These are the “golden spikes” that define geological time units, more formally known as Global Stratotype Sections and Points (GSSPs). For older rocks, that represent the time before fossils became plentiful, more or less arbitrary numerical boundaries are chosen, that geologists try to work with as best they can. The boundary between the Archaean and Proterozoic eons, for instance, is set at 2.5 billion years ago. These are Global Standard Stratigraphic Ages (GSSAs). Enter the Anthropocene, very recently—proposed in 2000 by Paul Crutzen and Eugene Stoermer as the newest epoch of geological time. The Anthropocene is still informal, but is being analyzed to see whether it might become a formal part of the Geological Time Scale. It is remarkable in many ways, reflecting the dramatic, and geologically rapid, human-driven reshaping of the Earth’s physical, chemical and biological characteristics. It is by far the shortest of the Earth’s epochs. There are still debates about where its boundary should be placed, but there is a growing consensus that it should be associated with the mid-twentieth century “Great Acceleration” of global economic activity, and the beginning of the nuclear age.

If so, the Anthropocene is currently less than 70 years old, compared Human Impacts and Their Consequences with the average length of a geological epoch at something over ten million years. It is at its very beginning: human action has irrevocably changed the course of Earth history, even if we do not know exactly how that future history will unfold. How, then, should the Anthropocene be defined? One possibility is to establish, somewhere, a GSSP or golden spike for it. Perhaps this might be in the layers of sediment within a lake or an undisturbed deep sea, or even within the annual layers of ice and snow that have accumulated on a major icecap (the “golden spike” marking the beginning of the Holocene epoch has been placed within Greenland ice layers, for instance). As with more ancient geological time boundaries, considerable research would be needed to identify the best location for such a ‘spike’. The Anthropocene, though, coincides with a very precisely dated observational and historical record—constructed, of course, by humans.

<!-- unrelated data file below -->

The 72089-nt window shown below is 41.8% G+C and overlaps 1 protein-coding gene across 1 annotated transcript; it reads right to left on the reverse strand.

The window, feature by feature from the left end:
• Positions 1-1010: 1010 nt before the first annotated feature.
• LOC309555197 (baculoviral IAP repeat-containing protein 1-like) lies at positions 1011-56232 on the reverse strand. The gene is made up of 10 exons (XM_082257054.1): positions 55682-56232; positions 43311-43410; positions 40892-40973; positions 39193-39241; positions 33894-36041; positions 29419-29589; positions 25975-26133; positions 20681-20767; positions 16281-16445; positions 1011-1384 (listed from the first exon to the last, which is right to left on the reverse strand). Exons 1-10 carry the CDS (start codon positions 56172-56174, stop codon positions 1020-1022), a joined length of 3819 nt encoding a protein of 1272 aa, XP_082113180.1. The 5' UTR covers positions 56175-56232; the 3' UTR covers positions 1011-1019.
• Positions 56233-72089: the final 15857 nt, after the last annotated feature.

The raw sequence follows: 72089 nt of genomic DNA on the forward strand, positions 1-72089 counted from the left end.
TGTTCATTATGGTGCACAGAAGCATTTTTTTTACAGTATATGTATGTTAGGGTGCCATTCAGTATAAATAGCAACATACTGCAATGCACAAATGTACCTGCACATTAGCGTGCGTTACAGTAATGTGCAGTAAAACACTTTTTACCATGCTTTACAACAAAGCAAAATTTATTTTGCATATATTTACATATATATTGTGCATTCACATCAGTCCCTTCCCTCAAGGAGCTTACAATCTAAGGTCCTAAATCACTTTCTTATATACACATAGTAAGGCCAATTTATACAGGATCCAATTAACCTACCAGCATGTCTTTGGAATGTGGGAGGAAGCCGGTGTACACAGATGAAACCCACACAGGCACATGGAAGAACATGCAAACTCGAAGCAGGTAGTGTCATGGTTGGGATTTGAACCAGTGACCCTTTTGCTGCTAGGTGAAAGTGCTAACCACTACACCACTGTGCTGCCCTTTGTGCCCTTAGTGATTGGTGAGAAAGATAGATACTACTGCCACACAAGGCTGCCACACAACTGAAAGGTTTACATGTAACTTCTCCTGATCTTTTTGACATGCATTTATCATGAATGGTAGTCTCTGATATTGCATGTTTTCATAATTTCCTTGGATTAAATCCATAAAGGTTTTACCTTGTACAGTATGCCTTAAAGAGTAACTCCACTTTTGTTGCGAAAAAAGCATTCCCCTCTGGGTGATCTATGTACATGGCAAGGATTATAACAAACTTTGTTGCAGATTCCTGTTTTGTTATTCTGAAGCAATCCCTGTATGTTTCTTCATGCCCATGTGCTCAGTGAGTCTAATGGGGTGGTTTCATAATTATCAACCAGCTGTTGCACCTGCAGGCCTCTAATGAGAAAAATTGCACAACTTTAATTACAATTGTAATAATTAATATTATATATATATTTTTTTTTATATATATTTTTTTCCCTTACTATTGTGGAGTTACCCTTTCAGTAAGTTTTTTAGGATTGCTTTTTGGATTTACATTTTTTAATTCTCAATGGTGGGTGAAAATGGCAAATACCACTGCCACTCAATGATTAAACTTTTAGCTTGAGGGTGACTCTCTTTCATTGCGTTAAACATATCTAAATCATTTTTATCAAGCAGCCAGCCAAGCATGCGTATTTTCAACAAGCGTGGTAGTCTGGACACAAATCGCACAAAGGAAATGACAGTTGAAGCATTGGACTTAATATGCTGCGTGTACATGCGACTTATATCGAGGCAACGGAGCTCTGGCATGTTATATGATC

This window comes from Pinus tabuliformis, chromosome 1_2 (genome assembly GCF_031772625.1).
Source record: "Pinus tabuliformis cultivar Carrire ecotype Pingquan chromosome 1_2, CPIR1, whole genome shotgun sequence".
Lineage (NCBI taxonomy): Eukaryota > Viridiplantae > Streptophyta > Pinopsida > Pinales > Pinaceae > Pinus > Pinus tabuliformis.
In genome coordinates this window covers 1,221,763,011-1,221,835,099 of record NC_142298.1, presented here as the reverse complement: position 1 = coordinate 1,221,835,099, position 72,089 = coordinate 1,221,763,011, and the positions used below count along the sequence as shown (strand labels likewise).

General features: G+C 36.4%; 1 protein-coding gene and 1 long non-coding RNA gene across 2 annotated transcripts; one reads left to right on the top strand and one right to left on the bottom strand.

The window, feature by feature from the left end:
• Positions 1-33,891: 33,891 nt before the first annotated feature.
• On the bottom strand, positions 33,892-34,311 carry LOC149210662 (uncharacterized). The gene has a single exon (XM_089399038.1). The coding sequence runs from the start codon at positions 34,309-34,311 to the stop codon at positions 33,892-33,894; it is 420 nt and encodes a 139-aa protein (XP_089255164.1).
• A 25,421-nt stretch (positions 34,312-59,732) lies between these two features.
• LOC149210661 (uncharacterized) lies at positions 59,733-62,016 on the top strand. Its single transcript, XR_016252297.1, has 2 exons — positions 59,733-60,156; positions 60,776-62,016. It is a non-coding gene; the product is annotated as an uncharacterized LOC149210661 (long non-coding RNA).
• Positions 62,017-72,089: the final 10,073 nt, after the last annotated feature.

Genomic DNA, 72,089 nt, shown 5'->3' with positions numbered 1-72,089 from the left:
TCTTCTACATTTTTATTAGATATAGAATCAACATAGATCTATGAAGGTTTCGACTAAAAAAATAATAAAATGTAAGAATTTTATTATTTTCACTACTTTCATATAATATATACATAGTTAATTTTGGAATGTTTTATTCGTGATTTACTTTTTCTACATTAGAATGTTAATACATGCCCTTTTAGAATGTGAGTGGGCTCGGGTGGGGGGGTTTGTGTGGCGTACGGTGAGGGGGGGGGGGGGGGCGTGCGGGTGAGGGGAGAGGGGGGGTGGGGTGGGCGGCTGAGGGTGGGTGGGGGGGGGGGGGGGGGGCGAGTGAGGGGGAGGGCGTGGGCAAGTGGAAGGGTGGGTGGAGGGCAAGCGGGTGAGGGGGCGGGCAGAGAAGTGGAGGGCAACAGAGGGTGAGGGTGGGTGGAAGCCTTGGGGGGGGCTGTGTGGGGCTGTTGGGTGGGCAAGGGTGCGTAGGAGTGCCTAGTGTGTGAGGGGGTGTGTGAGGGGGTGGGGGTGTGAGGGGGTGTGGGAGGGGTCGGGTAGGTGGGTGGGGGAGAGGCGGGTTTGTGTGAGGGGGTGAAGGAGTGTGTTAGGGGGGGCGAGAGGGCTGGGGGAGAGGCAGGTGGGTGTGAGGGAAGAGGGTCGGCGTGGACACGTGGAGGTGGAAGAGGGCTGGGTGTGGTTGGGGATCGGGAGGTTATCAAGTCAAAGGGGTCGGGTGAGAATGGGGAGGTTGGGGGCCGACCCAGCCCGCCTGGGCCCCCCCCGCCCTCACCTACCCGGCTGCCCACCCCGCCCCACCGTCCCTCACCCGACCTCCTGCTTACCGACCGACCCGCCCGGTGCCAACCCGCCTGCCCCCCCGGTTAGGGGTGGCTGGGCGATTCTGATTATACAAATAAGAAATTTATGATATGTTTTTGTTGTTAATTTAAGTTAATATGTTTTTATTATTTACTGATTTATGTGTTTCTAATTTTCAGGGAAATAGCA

Therefore, it may well be simpler and more pragmatic to simply select a numerical date of the human calendar and use that as the time boundary—that is, a GSSA. Again, in detail, there are discussions as to what might be the most appropriate date. It might be 1945, perhaps, to mark the first scattering of atom bomb-derived particles across the world, or 1950 (neatly bisecting the century, and being the ‘base date’ for radiocarbon dating). As with much else with the Anthropocene, this is work in progress. The Anthropocene represents an extraordinary, unprecedented and important phase of Earth history. It is also ferociously complicated in detail. Defining it precisely will not be easy.